I wasn't entirely sure where I was when I woke up, but I knew two things, one good thing and one bad thing. The bad thing was that it was dark. The good thing was that I wasn't alone in this situation. There were at least 19 other people here with me, all of whom seemed to be just as lost and confused as I was. I looked closely at them, squinting through the darkness: they all seemed to have vacant expressions on their faces, and what's more, they were all wearing the same clothing: dark blue jumpsuits. They all had their hair dyed green as well, for some reason, and all were carrying some sort of equipment packs on their backs, like soldiers wear. I looked over myself and I could tell I was wearing the same blue jumpsuit and backpack. I couldn't see my hair, but I figured it had probably been dyed the same as the others.
Something stirred within me, a strange sense of awareness and purpose. I didn't quite understand it, but all the same I knew what I was supposed to do: I was to lead these fellows somewhere. Where exactly, I was unsure of, but I knew nothing would be accomplished by remaining here in this dark place. I shuffled about within the dark, cramped room, and I soon discovered a thin line of light in the floor. There was a door or hatch in the floor. I found the simple locking mechanism and seconds later the hatch fell open, revealing grass-covered land below. The ground wasn't far, it would be safe to jump. With that knowledge in mind, I turned to the others and cried "Let's go!"
At those words, all of the suited men stood up simultaneously, and one by one they followed me out of the hatch, down to the ground below. As soon as my feet hit the ground, the strangest sensation came over me. I couldn't really describe it, but I felt compelled to walk and keep on walking, despite not knowing what lay ahead. Soon other footsteps joined mine. I peered around ever so slightly and could tell that the others were marching right behind me. In single file, no less.
As I marched, I surveyed the area. Green hillsides, fast-flowing waters surrounding them. Directly ahead I could see a large neon sign blazing the word 'Exit', attached to what appeared to be an outhouse. That's funny, I thought, what's an outhouse doing out here in the middle of nowhere? And why is there a neon sign above the door? Still, it did not matter. All that mattered was that me and my marching compatriotes reached it. However, the outhouse was standing on top of a pillar of rock in the middle of a hilltop surrounded by the rapids. I could see this, but despite this I felt no need to stop or to tell the others to stop. We all continued marching, oblivious to the fact that if we kept on walking we would walk straight off the cliff and plummet to a watery grave.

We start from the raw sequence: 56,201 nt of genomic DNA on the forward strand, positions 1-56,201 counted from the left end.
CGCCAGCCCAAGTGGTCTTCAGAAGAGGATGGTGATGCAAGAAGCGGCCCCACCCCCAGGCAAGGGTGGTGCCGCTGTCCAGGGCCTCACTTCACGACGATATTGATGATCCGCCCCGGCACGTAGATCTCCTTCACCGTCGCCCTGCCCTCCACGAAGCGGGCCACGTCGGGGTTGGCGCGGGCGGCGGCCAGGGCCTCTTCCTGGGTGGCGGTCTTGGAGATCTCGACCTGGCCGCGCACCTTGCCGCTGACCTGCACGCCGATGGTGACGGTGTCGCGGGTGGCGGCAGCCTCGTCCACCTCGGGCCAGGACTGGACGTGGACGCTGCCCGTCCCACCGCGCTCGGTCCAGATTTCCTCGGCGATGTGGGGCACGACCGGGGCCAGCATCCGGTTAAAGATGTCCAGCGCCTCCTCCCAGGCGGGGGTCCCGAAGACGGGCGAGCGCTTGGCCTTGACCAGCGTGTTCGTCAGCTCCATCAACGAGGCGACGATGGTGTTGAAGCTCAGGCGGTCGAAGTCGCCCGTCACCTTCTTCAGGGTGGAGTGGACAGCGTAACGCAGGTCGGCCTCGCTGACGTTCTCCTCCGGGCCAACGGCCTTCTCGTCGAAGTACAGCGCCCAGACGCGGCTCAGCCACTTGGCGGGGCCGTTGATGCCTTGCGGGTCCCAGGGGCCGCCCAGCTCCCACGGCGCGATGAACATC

That's when it struck me. Of course! I knew what had to be done. Without stopping, I reached into my pack and pulled out a large brick, placing it on the ground. As soon as that was done, I pulled another brick out of my pack and attached it to the end of the first brick. I realised I had an awful lot of bricks in this pack, and they were all very light. Peculiar, I thought briefly, but I kept laying bricks, slowly forming a diagonal bridge toward the hillside over the river.
However, as I was slowly building the bridge, I failed to notice that a number of my fellows had marched right past me and stepped off the incomplete bridge. My view of their quickly-shrinking forms as they fell was soon obscured as I continued laying bricks. Soon the bridge was complete, but in the time it had taken me to finish it, nine of the platoon had marched straight to their deaths. But that did not matter. We had to press on.
We walked toward the stone pillar where the outhouse stood. Two of the men had overtaken me as I was completing the bridge and I watched they walked up to the pillar... and walked straight into it. Then they turned around in the opposite direction, walked straight past me and back toward the bridge. I, however, knew what I was doing, and pulled some gloves out of my fanny pack. The gloves had sticky palms and fingertips, and when I put my hands against the pillar, they stuck. I found that I was able to pull myself up the rocky wall with these gloves, and steadily I climbed. I could not hear any of the others climbing up after me, though. They all seemed to be bumping into the wall and marching back the way we all came. At least there was now a bridge between the cliffs.
I reached the top of the pillar and there before me was the outhouse with its blazing exit sign. I marched forward, opened the door and stepped inside. I was greeted once again by darkness. I was no longer marching, but I could not understand what had made me march in the first place. And why had none of the platoon taken notice of what I was doing? There were ten of them still out there, walking back and forth, endlessly marching without purpose. I could only hope that the fleeting sense of awareness I had experienced that had allowed me to progress would allow them to reach me soon. I knew they did not have much time...